To begin then, what if a student doesn’t just think that they and their ideas are the same thing, but rather that they and their academic performance are the same thing? Might there be similar results?

Over the years I’ve taught a number of students who have either become defensive and angry or shameful and self loathing upon receiving negative critique of their academic performance. In the circumstances in which I have been able to get them to talk to me about what is going on, the common thread seems to be that they believe that the feedback they receive says something fundamental about them. In the end, they believe that negative critique of their academic performance is the same as negative critique of their existence and being. In other words, at some level they believe-

I’m being attacked!

The result plays out much like it does when the concept is applied to debate. And, of course, just like debate, the process doesn’t have to begin with that belief. Students can instead foster a belief that their value as a student and person is entirely detached from their academic performance. In this case feedback can serve a much higher purpose.

The following chart makes the comparison nicely-

I’m Being Attacked!

Applied to Teaching Generally

People and their academic performance are the same thingPeople and their academic performance are different things

When someone grades, critiques, or otherwise offers feedback on my performance, I’m being attacked!
When someone grades, critiques, or otherwise offers feedback on my performance they are helping me test my performance
Fight or flight response is triggered (including amygdala hijack)I can respond to feedback with my full rational capabilities
I fight (become defensive and angry) or I run (I put my head down in shame)I listen, share my thoughts respectfully, and consider what feedback makes sense to me and what doesn’t
Feedback is contentious or shamefulFeedback is a valuable way to advance my education
I do not learn or grow from the experienceI learn and grow from the experience

A variety of studies have demonstrated that students getting detailed and regular feedback on their performance is key to students understanding and then overcoming deficiencies. So when students feel that feedback is an attack, they sabotage their own growth. On the other hand, if students can detach themselves from their performance, it’s amazing what they can accomplish.

Some years ago I had a student in a beginning class who stood to give his very first impromptu speech and, to his surprise, the moment he began to speak he started crying uncontrollably. He wasn’t the first or last student who experienced this particular effect from public speaking. For some small portion of the population, for reasons that aren’t entirely clear to me, some people just cry whenever they speak in public. He was one of them, and this crying effect hit him hard. As you can imagine, the first day was pretty embarrassing for him. Afterward I had a one on one conversation with him. I told him that I had seen this happen for students before and that if he wanted to continue, frankly, he had a hard road ahead. I also indicated that at the end of the road was a world in which he didn’t cry every time he tried to speak in front of people. He decided to go through the difficulty. As predicted, it was difficult. In his first year, he went to tournament after tournament and cried his way through speech after speech in front of judges and classmates. But amazingly, through the whole process he was able to maintain enough distance between his value as a person and his academic performance that he was able to persevere, not become angry or defensive, and not become shameful and self loathing. I say that he kept enough distance between his performance and value as a person because there were definitely discouraging moments. But he was always able to bounce back and persevere. It was one of the most inspiring performances by a student that I’ve ever seen. It inspired me and it inspired his peers as well. After tournaments, I recall a number of students pointing out this student as their favorite competitor, admiring the courage that it took to persevere under such difficult circumstances. Over the next several years, he steadily grew. First he was able to occasionally keep it together during a speech. Then it was every speech. Then the speeches started getting better and better. I remember distinctly announcing the first time he placed at a tournament. He wasn’t the one crying at that point.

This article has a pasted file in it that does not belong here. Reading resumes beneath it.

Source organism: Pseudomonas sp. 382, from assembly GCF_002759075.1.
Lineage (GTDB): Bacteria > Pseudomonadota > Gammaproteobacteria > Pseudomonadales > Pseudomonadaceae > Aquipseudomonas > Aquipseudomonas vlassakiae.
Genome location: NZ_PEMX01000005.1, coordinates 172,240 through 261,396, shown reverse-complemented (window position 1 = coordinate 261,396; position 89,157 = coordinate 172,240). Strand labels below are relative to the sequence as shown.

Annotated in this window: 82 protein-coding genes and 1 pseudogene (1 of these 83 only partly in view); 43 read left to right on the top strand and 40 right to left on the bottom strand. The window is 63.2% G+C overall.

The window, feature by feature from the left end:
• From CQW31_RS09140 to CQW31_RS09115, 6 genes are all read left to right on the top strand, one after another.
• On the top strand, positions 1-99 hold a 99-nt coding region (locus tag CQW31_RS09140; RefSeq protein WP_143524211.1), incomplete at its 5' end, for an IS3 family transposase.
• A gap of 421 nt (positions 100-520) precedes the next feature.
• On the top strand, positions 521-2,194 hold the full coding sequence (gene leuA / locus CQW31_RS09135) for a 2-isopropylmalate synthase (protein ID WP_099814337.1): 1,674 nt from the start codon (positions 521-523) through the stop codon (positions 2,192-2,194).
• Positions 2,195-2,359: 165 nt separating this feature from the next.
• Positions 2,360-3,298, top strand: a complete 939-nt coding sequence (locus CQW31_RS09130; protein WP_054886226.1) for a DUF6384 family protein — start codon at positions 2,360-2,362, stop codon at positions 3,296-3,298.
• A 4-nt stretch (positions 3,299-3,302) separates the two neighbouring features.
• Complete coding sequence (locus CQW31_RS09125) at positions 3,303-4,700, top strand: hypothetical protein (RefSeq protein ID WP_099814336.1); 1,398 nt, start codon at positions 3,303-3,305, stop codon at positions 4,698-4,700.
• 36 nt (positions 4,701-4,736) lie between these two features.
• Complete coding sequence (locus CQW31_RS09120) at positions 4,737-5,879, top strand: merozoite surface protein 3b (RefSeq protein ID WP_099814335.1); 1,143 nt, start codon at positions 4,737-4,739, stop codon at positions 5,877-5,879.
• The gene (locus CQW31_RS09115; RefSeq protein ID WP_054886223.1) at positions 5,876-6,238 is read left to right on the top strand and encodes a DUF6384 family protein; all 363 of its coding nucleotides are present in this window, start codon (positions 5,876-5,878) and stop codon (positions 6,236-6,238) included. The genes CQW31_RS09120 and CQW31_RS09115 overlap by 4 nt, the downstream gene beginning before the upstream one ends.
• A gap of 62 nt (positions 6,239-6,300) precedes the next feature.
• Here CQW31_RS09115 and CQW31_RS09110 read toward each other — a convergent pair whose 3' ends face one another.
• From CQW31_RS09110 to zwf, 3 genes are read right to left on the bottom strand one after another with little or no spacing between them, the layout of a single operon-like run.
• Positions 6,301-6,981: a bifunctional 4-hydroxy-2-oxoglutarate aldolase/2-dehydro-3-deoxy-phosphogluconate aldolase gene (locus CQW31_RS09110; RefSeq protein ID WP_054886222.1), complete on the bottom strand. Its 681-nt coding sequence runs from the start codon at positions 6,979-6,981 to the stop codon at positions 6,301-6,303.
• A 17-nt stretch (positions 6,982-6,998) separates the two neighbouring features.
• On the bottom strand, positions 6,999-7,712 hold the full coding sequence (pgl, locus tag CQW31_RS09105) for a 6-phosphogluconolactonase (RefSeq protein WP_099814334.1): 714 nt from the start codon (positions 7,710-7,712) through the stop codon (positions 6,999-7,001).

This is the sort of powerful growth that is made possible when students keep distance between their concept of self and their academic performance. Education is not experienced as an attack. Rather, education is experienced as a growing and ennobling process.

Therefore, I put forward the following suggestion – just as it is a first order of business in debate to help a student separate their arguments from themselves, it ought to be a first order of business in education to help students separate their academic performance from their self concept. And that having been done, to watch as students take on challenges and reap the rewards of doing so.